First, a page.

Historic legislation makes Portland a leader in a nationwide trend to regulate facial recognition technology.

Amid sometimes violent protests and counter-protests around racial justice, today Portland, Oregon legislators unanimously passed groundbreaking new legislation to ban the use of facial recognition technology, which some see as a victory for civil rights and digital justice. …


The ban does not apply to Portland’s public schools, however

After eight months of speculation, details are finally emerging about Portland, Oregon’s groundbreaking legislation that would ban facial recognition in privately owned businesses and spaces accessible to the public.

The law would prohibit the use of facial recognition technologies at stores, banks, Airbnb rentals, restaurants, entertainment venues, public transit stations…


‘They’re hoping that they can stop it, and they can’t’

Late last year, Amazon spent $12,000 lobbying against a new facial recognition law in Portland, Oregon. The proposed legislation would outright ban the use of the technology by government and private entities, and threaten a range of businesses that sell and use the technology in the city. …


So, the other day a media student at UC Davis contacted me on LinkedIn, asking for advice on how she might cultivate a media career that supports her values and ideals. Evidently, she sees me as someone who has done that. …


Ever since I was around ten or eleven years old, sitting cross-legged on the basement floor of my childhood home on Wendover Ave. in Buffalo, New York pecking out “articles” on mom’s old typewriter for a makeshift “music magazine,” I’ve been a fan of creating media for fun, or idea…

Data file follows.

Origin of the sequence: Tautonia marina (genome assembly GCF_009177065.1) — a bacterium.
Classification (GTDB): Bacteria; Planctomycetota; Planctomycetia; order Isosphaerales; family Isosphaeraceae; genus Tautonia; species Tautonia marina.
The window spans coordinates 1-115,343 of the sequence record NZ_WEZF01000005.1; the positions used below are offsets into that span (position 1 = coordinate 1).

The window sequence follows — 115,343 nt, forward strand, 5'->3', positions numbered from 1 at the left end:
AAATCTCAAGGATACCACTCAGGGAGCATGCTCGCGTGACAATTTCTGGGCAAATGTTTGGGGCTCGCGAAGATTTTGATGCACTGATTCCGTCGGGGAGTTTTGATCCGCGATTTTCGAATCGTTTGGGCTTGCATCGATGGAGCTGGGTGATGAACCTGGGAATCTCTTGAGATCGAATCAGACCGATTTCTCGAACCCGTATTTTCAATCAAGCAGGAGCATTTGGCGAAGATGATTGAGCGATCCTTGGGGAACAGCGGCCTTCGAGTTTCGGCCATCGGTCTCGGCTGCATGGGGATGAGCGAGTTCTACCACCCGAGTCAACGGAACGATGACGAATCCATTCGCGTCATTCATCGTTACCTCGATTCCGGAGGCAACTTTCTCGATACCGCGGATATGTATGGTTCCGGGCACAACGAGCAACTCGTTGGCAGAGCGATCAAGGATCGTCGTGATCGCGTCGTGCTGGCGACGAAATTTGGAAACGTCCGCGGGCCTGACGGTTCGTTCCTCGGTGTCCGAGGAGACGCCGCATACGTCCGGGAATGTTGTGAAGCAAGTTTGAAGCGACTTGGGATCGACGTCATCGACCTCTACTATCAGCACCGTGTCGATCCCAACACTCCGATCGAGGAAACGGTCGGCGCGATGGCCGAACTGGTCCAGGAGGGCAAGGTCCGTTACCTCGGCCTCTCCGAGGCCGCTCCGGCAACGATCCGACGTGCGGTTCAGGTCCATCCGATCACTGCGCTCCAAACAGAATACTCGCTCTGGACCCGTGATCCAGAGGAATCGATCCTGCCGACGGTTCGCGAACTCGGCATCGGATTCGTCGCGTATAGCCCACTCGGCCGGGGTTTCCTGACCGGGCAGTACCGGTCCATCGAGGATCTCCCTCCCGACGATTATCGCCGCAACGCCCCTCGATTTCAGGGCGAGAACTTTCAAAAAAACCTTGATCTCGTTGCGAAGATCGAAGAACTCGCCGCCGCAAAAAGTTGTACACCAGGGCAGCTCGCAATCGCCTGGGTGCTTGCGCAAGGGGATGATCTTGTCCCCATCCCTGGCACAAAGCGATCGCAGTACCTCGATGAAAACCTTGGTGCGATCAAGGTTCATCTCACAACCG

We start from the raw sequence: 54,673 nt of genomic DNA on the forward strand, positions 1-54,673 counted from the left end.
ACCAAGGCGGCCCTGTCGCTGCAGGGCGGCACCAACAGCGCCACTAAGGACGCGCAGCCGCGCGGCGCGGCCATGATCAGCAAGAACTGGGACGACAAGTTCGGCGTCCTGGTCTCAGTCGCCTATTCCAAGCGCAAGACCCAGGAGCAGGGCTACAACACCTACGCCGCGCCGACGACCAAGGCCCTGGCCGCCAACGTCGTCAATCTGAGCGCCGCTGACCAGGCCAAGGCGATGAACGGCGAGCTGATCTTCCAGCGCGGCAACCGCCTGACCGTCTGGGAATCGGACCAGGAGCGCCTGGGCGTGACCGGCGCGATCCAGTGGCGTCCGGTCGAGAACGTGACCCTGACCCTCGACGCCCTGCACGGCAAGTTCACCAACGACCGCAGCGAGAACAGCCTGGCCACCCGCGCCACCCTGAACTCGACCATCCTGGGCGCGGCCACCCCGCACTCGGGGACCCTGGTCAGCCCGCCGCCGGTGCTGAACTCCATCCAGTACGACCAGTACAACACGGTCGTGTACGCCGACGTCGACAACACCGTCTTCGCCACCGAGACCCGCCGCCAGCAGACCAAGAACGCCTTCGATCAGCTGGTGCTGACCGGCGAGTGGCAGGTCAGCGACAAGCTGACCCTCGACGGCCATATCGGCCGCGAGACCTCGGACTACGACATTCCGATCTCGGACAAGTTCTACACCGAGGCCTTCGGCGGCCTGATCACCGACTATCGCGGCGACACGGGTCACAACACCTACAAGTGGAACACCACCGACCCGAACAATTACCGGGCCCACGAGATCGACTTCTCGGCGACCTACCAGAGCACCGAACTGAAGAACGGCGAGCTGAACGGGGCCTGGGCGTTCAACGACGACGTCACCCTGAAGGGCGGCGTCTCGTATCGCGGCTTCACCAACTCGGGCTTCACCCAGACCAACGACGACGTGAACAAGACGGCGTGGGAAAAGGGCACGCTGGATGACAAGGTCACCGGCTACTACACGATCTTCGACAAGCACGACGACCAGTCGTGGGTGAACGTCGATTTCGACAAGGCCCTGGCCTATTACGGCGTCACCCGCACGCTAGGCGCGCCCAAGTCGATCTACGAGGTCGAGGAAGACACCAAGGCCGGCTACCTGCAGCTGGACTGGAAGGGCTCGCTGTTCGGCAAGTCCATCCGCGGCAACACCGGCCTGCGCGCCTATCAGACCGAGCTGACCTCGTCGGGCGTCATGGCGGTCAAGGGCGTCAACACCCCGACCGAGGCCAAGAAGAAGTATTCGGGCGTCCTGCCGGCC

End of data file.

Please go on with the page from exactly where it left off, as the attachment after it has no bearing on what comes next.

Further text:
There are important and undeniable distinctions between “subliminal” messages and blatant in-your-face announcements. Perhaps we don’t all need reminders of this fact, but apparently even Washington Post op-ed writers are unclear about them. Statements on t-shirts or apparel are not “subliminal,” nor are they “coded allusion[s].” …


Yep, just like the kids of Degrassi, what we need are tools for engaging intelligently with media, deciphering its origins and processing it.

(NOTE: After writing this piece, it was brought to my attention by Neil Anderson, president of the Association for Media Literacy and Media Studies Instructor for the…


Written in 2016, this mini-essay explains why the term “badass” is merely code for “female who doesn’t suck.”

This afternoon I saw one woman mending a fence and another walking out of a hardware store with supplies and all I could think was, “Some asshole out there would call them…


I was among the first reporters to cover the use of data and digital media by political campaigns since as far back as 2002. In 2009 I exposed how voter information was collected by the Republican and Democratic Parties and merged with databases run by AOL, Yahoo, and Microsoft to…


Kelly Halliburton pulled into Tombstone in his truck that afternoon in 2007 and spotted Fred Cole out trimming the grass with a weed whacker. …

Kate Kaye

Kate Kaye is an enterprise and investigative journalist who reports with words and audio. She lives in Portland, OR. Find her on Twitter at @KateKayeReports.

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